If New England is the Transylvania of America, then Mercy Brown is its Dracula. Some writers even have suggested that the story of Mercy Brown’s exhumation in 1892 was an essential influence on Bram Stoker as he was writing his 1897 novel, Dracula. What a deliciously ironic twist that would be if only it were true: a teenaged Rhode Island farm girl helps mold the world’s most dominant fictional vampire, whose image then returns to shape and reshape the legend of Mercy Brown. Stoker’s research to create his unforgettable vampire did lead him to Rhode Island’s vampires. Among Stoker’s collected papers is an article entitled “Vampires in New England,” clipped from the New York World (2 February 1896), that recounts “two typical cases” from among “scores” that anthropologist George Stetson encountered in Rhode Island. Although Stetson discretely omitted names, one of the “typical cases” obviously is that of Mercy Brown.
My favorite Dracula scholar, Elizabeth Miller, addressed this issue in Dracula: Sense and Nonsense (32-33): Responding to Peter Haining’s assertion, in Shades of Dracula (102), that “Vampires in New England” was an “enormously crucial” newspaper article that “directly helped [Stoker] to create . . . Dracula,” Miller wrote, “Let’s get our facts straight: ‘Vampires in New England’ appeared in . . .1896. Obviously read by Stoker during his American tour with the Lyceum that winter, the cutting is included among his working papers. By 1896, however, what Haining refers to as Stoker’s ‘new book’ was in its final stages. Haining’s assertion that this newspaper clipping was the ‘only incontrovertible piece of evidence’ for the inspiration and the origins of Dracula, as well as ‘the life-blood . . . from which the vampire took his genus” is preposterous.” Then she added the coup de grâce: “The facts speak for themselves. By 1896 Stoker would have had assembled almost all the material he needed for the completion of his novel.”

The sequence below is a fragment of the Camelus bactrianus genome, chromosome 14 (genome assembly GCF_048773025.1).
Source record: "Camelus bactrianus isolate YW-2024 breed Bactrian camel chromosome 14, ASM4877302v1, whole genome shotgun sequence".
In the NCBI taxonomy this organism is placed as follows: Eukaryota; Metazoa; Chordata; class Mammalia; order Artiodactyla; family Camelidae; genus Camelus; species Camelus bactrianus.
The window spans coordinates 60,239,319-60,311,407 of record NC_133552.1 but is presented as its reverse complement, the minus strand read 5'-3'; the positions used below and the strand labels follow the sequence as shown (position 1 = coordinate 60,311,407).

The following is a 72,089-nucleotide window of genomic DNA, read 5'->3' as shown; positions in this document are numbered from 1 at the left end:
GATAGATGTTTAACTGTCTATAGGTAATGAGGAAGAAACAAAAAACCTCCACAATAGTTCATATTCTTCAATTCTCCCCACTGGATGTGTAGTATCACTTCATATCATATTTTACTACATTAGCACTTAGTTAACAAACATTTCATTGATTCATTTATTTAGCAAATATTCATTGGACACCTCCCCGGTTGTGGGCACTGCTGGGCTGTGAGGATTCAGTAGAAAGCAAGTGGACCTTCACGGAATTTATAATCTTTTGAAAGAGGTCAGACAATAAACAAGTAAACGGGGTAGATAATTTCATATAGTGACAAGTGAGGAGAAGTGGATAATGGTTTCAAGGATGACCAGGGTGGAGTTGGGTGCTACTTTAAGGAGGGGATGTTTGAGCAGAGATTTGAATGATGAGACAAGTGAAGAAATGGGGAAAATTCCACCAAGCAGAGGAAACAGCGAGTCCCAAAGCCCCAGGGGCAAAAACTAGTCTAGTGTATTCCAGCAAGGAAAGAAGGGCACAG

Where the influence of Mercy Brown on the story of Dracula seems weak at best, Dracula’s impact on the legend of Mercy Brown actually is indisputable. Through an ongoing stream of newspaper articles and Internet interactions, Mercy Brown has become the consummate vampire. Undead, she leaves her grave at night to bite the necks of her relatives and neighbors, with her fangs, and suck their the warm blood: “Looking to folklore to explain away the horror surrounding them, the townspeople claimed they saw Mercy Brown exiting her grave at night. They saw her bounding from roofs and saw her feasting on the blood of people."
A more recent aspect of her legend is exemplified by this statement: “I had heard rumors about this graveyard, like if you say a prayer for Mercy, you will be able to distinctly smell roses. . . . I also heard about after coming close to a bridge, Mercy will appear before you in her tattered dress.” Now, of course, Mercy also has become a ghost. But not necessarily an evil one, for in some versions of her legend, she can make consoling appearances to those who are dying, smoothing their journey to the afterworld.